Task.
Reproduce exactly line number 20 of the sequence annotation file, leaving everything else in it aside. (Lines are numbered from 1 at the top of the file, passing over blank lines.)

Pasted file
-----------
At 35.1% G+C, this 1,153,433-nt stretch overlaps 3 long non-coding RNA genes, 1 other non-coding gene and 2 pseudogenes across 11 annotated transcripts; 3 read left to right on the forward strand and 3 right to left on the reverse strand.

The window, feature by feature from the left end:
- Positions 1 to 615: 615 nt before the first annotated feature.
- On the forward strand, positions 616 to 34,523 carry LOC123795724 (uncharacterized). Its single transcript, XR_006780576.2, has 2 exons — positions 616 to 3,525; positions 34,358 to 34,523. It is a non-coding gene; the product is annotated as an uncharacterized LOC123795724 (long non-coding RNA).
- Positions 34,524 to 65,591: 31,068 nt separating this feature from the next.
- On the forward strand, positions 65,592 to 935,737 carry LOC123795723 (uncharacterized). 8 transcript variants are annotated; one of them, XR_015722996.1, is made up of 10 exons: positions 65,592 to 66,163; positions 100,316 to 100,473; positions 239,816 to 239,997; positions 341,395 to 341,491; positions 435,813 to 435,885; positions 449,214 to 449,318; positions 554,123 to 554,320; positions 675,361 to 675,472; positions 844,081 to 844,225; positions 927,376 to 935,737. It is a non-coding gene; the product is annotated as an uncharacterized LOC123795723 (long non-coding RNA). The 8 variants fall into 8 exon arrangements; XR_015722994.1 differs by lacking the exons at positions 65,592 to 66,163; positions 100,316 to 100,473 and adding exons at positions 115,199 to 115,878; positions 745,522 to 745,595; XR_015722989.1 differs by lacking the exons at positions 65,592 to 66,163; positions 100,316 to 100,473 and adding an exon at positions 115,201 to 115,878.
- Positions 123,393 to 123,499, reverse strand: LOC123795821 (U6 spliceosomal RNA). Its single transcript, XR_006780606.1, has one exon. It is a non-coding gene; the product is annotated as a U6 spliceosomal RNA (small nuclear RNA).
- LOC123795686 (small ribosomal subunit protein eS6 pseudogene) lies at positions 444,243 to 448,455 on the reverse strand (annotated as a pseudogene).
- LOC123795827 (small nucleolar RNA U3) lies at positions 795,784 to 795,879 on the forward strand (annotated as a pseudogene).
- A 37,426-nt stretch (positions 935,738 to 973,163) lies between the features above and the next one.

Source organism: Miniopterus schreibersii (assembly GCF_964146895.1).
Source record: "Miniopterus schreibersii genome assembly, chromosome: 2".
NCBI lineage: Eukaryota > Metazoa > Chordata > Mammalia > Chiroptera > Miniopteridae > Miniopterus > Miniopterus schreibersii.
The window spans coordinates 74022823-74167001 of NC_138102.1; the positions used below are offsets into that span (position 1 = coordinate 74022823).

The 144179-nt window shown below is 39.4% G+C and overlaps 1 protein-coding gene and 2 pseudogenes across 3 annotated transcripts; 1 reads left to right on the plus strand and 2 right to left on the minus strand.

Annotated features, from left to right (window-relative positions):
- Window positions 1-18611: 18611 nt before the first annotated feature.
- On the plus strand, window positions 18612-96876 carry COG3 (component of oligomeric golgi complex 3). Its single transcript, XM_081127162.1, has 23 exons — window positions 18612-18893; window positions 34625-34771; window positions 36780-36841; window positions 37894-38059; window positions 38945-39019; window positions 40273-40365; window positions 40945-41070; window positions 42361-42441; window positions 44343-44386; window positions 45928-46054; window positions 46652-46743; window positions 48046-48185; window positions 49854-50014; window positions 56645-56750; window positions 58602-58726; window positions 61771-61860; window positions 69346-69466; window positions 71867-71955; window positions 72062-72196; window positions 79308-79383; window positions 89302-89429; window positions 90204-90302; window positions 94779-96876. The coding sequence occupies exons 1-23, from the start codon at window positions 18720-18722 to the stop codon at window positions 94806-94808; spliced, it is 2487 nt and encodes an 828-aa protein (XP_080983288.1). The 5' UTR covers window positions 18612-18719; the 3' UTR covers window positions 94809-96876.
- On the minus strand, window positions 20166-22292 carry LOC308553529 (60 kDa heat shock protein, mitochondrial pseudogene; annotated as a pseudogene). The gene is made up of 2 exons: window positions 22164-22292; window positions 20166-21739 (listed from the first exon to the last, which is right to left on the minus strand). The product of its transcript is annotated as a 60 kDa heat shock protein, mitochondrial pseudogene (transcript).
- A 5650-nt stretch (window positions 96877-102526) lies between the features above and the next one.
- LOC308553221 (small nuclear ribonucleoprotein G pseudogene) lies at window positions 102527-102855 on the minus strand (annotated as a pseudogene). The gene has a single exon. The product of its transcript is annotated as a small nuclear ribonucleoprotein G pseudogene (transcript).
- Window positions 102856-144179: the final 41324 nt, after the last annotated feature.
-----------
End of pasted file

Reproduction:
- A 5650-nt stretch (window positions 96877-102526) lies between the features above and the next one.